Rachel Lu

Nine Tips for “Drinking Tea” With Chinese Police

(Wikimedia Commons)

Back in September 2012, Tea Leaf Nation translated in part one Chinese journalist’s first person account of his “tea-drinking” session, a euphemism for police interrogation. Recently, Oiwan Lam of Global Voices translated the nine tips shared by social media activist Wu Gan, who is a regular “tea-drinker,” on the do’s and don’ts when being “honored” with such an occasion:

1. Don’t be afraid and don’t be angry. Try your best not to be provoked by violence or insult.

2. Only talk about yourself. Try your best not to provide information about others and play dumb. “I don’t recall,” “I forgot,” “I don’t know,” and “I don’t understand” are good excuses.

3. Tell the police that you believe in what you have done and that you are prepared to face the consequences.

4. Don’t take their questions personally. Ask them not to make what they are doing into a personal vendetta against you too.

5. Don’t humiliate or criticize them during or after the tea talk. Don’t humiliate them on the Internet after the fact, unless they humiliated you.

6. Don’t trust them and don’t assume that you’ll be able to persuade them to take your side. Don’t believe that there are things that they will not do.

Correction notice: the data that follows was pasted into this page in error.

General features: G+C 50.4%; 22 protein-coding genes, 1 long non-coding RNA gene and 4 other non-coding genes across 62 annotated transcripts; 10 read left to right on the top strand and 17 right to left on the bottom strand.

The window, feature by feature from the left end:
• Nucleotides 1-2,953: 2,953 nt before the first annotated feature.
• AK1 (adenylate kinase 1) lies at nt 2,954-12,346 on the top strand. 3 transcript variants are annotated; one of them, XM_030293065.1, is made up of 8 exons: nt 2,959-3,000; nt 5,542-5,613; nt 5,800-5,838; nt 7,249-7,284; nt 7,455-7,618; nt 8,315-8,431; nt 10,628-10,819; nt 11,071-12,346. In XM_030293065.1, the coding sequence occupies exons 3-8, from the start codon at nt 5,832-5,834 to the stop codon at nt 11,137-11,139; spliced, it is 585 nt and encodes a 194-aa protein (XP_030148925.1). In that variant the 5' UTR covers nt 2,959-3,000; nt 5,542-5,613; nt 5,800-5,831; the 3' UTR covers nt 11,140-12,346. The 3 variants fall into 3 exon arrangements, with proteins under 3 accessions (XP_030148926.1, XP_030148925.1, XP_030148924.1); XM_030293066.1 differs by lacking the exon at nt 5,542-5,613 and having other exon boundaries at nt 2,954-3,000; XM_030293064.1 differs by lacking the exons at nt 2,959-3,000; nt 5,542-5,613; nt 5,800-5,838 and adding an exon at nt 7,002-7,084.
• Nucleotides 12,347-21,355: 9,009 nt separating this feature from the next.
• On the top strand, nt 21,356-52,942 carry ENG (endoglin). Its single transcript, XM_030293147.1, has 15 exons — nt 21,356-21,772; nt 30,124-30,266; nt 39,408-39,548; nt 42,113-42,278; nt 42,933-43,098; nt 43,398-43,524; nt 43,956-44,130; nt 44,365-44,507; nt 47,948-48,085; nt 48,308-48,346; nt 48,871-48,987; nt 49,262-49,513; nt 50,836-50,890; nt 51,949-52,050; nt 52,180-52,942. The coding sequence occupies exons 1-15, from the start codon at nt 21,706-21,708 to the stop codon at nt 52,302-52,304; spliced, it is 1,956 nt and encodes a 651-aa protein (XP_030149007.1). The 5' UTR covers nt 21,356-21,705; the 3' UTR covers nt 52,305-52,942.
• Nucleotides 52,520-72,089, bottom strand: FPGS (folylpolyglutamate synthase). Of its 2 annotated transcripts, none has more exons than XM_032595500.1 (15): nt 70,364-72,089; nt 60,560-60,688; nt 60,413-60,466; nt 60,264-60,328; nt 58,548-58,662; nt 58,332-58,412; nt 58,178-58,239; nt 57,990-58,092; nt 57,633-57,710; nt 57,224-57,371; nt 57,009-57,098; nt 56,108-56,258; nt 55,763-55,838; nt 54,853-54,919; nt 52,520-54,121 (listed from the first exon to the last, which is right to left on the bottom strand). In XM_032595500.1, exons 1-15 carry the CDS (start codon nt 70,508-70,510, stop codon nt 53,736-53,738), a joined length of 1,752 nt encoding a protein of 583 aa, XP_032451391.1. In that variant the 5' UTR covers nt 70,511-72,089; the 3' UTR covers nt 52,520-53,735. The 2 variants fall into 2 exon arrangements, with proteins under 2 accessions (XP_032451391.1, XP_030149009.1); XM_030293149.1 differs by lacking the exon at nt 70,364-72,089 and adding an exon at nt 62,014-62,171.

7. If you don’t want to engage with them, you may consider signing the guarantee document. [This document certifies a citizen's promise to follow police instructions, which might stipulate that they may not blog about certain topics or discuss politics online. This document is not legally binding, so you do not have to abide by what you have signed.]

8. If you want to minimize risk, avoid getting involved in local incidents. Pay attention to other provinces as you are outside their jurisdiction. [Internal security police usually operate at the provincial level. The standard procedure for carrying out cross-border operations has to go through the local police unit, which requires a lot of paper work.]

9. They may try to put pressure on your friends, family, or employer. Try to tell your social circle about it and get their support for your cause.

Creative Commons License
This work is licensed under a Creative Commons Attribution 3.0 Unported License.

Jump To Comments

Rachel Lu

Rachel Lu is a co-founder of Tea Leaf Nation. Rachel traces her ancestry to Southern China. She spent much of her childhood memorizing Chinese poetry. After long stints in New York, New Haven and Cambridge, she has returned to China to bear witness to its great transformation. She is currently based in China.
  • http://twitter.com/mdteashop mdtea

    Why is it referred to as “drinking tea”?

    • http://www.facebook.com/macihenry Xiaoyuan Luo

      because in the process of interrogation, they will offer you tea or coffee. So gradually people began to call it “drinking tea”. Some even joked that the coffee in the Independent Commission Against Corruption (HK) is not as tasty as the tea in XX police office

      • http://twitter.com/mdteashop mdtea

        Ah, I see. Thanks!